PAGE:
Eighty years ago: Nazi art displayed in all its poverty, hard news on Stalin's purges and diplomatic double standards in China

Hitler opened the second national exhibition at the House of German Art in Munich. It was intended as a counterweight to the kind on non-representational and modern art that Nazism loathed as an essentially Jewish construct. His speech was long on bombast but short on substance as to the exhibits. Indeed he confessed that the previous year’s effort had shown how disappointingly little the Nazi cultural message had been understood. This year the number of exhibits had risen but this reflected the inclusion of formerly Austrian artists who had been citizens of the Reich since the Anschluß earlier in the year. He lauded Italian generosity in allowing the export of the Discobulus of Myron but his praise of classical sculpture rather reinforced the absence of any creative force under Nazi cultural policy.

NKVD general Genrikh Lyushkov appeared at the news conference in Tokyo following his defection to the Japanese forces in Manchukuo. Lyushkov had been a leading figure in Stalin’s purges but had recognized that a summons to return to Moscow meant that he himself was to be killed. He planned to arrange for his family to escape as well but this failed and they were all murdered. Lyushkov was one of the most high-ranking and knowledgeable defectors from the Soviet Union ever. He explained simply that the victims of the purges were simply those whom Stalin distrusted, innocent of any crime. He explianed that the confessions of old Bolsheviks such as Kamenev and Zinoviev presented at their show trials had been extracted by torture and also gave figures for the total numbers of purge victims: 1,000,000 civilians and 100,000 military. The Soviets pretended that Lyushkov was an impostor to try to soften the impact of his revelations. He also brought with him a mass of operational intelligence on Soviet forces in the Far East and later collaborated in a plan to assassinate Stalin. His fate is uncertain but it is suspected that his Japanese hosts murdered him in 1945 when their defeat was inevitable because of the volume of unfavourable facts that he had learned about them since his defection.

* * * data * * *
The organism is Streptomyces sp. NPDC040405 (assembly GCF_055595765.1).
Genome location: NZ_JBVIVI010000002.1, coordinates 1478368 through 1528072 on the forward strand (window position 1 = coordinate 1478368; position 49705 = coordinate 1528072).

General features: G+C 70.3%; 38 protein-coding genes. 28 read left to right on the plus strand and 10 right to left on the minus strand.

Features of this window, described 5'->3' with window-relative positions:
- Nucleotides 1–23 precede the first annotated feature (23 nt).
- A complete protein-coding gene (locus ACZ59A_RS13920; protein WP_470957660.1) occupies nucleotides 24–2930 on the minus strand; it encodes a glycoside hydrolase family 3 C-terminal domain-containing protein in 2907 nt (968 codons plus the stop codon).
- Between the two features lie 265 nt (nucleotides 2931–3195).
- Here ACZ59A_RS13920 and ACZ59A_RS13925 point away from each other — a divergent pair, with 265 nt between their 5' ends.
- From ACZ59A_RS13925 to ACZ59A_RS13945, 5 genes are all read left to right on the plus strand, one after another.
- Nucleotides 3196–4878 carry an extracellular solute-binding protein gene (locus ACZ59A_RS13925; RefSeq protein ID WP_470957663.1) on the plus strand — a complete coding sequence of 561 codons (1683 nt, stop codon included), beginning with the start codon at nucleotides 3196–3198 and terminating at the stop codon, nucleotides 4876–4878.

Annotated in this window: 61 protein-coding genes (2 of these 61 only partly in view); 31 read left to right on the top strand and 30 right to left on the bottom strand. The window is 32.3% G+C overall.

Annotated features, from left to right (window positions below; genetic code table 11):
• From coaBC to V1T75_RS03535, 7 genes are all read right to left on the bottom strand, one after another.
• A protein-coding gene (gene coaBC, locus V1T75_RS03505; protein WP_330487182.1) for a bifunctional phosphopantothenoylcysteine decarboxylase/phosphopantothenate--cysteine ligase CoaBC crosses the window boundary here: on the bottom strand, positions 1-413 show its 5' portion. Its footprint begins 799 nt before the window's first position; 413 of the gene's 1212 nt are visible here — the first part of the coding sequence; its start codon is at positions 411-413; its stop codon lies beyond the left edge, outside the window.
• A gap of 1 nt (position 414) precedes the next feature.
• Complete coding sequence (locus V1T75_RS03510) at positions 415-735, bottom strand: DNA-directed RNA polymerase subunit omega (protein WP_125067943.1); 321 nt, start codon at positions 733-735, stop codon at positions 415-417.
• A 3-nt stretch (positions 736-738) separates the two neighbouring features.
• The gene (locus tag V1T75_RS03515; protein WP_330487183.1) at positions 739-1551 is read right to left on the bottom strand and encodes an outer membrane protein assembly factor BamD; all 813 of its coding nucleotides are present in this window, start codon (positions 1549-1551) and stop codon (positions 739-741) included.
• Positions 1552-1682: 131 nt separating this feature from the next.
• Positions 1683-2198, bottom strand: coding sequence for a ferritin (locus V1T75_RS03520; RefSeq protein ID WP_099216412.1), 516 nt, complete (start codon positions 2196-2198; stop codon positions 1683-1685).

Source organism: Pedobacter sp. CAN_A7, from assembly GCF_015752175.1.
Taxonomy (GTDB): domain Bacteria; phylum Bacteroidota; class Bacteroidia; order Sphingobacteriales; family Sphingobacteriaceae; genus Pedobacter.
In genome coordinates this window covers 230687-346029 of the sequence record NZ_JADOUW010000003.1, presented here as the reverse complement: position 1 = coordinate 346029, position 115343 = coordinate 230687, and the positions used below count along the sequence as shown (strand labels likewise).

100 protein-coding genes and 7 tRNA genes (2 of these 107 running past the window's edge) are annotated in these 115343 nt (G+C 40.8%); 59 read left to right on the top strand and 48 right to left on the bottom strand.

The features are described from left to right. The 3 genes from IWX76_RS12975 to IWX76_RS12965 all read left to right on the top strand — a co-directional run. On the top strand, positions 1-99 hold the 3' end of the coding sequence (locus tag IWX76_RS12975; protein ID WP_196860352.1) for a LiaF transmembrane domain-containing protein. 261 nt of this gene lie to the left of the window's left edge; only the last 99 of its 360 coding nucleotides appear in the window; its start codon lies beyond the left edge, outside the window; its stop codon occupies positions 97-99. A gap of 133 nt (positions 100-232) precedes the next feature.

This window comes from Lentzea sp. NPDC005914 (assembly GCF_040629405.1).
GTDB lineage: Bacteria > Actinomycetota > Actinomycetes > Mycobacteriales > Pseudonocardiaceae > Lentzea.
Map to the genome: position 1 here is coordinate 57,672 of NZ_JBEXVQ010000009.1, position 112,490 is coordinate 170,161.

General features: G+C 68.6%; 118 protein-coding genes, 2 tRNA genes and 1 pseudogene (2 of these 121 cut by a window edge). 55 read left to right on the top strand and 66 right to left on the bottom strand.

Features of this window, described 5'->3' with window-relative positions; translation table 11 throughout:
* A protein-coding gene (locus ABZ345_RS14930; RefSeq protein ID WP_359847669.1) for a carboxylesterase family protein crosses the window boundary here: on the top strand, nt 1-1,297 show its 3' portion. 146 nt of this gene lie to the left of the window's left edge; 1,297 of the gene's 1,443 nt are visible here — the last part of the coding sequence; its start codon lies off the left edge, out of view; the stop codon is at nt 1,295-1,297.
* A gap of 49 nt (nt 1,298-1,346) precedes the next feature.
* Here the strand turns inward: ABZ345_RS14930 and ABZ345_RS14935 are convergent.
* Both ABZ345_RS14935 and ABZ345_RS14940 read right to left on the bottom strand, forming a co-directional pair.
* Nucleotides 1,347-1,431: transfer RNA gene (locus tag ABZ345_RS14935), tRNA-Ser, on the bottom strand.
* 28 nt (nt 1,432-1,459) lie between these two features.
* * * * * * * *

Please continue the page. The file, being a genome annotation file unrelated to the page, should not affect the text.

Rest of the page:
In China the retreating Chinese forces paused at Kiukiang. Here they damaged British owned warehouses by transforming them into strongpoints and destroyed a steel pontoon belonging to Standard Oil of New York. These attracted strong formal protests from the western ambassadors concerned. The Japanese took advantage of their air superiority to bomb towns on the Yangtze River inflicting some 200 civilian deaths but there was no protest from western diplomats in Tokyo.


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